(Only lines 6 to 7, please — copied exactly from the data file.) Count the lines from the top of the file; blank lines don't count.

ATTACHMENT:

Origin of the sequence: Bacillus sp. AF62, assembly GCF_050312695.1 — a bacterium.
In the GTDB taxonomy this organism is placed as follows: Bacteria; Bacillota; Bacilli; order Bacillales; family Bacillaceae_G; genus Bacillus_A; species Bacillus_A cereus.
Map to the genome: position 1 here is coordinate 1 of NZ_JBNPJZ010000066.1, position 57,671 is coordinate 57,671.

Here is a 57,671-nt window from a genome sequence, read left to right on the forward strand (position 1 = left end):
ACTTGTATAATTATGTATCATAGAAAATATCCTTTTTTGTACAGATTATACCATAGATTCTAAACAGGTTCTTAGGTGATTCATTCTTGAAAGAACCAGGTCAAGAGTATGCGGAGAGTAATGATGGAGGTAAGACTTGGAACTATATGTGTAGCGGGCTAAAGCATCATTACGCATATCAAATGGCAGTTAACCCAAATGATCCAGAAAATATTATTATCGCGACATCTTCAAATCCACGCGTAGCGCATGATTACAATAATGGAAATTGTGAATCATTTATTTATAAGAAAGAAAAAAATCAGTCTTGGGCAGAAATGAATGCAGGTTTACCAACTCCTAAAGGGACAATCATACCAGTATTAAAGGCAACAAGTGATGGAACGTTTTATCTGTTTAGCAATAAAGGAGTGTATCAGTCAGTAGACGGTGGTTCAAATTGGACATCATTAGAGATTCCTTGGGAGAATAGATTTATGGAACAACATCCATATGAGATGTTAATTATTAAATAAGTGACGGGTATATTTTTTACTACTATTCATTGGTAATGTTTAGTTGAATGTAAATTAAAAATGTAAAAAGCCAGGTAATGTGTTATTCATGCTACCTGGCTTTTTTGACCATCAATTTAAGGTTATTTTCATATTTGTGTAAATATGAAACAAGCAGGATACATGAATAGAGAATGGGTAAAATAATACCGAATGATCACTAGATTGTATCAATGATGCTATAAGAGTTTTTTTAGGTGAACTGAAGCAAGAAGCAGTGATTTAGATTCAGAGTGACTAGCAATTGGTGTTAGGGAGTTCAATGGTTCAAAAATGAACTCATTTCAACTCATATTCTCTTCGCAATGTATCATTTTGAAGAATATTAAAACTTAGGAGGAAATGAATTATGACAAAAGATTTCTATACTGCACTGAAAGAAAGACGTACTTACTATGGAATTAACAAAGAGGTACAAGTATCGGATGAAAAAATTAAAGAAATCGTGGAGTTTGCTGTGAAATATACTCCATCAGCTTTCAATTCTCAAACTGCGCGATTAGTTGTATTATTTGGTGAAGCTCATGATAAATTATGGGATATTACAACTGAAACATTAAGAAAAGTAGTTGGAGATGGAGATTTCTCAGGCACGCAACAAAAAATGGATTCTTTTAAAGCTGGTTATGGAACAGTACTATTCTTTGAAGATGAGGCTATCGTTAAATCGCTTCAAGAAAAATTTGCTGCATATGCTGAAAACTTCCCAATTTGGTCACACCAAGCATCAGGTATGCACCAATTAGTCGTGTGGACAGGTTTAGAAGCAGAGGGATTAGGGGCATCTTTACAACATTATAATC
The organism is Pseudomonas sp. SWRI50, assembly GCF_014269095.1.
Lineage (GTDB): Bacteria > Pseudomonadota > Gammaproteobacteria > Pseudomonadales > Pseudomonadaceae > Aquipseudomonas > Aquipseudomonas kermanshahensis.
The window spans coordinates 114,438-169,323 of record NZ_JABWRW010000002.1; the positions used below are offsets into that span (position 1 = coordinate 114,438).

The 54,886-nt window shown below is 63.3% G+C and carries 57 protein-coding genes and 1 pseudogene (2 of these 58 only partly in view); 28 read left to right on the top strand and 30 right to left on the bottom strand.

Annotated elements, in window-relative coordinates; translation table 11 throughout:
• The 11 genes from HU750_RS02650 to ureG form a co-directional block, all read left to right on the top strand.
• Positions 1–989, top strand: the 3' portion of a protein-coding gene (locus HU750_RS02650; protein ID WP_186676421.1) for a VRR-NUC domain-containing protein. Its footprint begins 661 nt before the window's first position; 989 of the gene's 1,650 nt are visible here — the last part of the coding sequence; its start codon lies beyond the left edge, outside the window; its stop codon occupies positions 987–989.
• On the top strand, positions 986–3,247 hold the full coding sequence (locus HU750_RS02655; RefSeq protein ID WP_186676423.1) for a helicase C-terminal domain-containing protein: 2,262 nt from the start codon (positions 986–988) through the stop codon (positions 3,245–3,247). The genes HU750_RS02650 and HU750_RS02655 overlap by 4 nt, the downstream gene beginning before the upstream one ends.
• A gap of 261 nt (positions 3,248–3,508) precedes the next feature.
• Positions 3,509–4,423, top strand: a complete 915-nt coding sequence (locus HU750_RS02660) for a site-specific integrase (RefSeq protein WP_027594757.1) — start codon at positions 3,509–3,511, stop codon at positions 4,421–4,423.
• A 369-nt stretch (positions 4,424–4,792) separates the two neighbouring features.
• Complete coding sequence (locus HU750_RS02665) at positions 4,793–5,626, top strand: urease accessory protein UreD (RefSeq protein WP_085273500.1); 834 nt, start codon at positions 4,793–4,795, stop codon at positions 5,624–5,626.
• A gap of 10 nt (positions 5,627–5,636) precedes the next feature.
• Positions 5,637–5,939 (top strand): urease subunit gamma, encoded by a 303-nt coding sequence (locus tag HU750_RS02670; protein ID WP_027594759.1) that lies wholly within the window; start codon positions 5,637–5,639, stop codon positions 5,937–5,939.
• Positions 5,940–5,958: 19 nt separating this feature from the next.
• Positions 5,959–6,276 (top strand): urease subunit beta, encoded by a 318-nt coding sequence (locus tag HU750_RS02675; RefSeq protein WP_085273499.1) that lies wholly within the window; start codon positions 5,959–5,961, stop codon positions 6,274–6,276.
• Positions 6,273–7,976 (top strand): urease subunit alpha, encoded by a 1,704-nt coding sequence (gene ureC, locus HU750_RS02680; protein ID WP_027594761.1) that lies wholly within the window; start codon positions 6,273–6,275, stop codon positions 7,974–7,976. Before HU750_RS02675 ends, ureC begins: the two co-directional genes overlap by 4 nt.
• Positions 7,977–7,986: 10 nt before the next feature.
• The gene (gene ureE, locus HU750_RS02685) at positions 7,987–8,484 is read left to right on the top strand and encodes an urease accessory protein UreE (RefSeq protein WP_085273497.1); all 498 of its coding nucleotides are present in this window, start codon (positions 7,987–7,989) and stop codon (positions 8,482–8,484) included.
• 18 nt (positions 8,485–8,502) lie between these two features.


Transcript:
The organism is Pseudomonas sp. SWRI50, assembly GCF_014269095.1.
Lineage (GTDB): Bacteria > Pseudomonadota > Gammaproteobacteria > Pseudomonadales > Pseudomonadaceae > Aquipseudomonas > Aquipseudomonas kermanshahensis.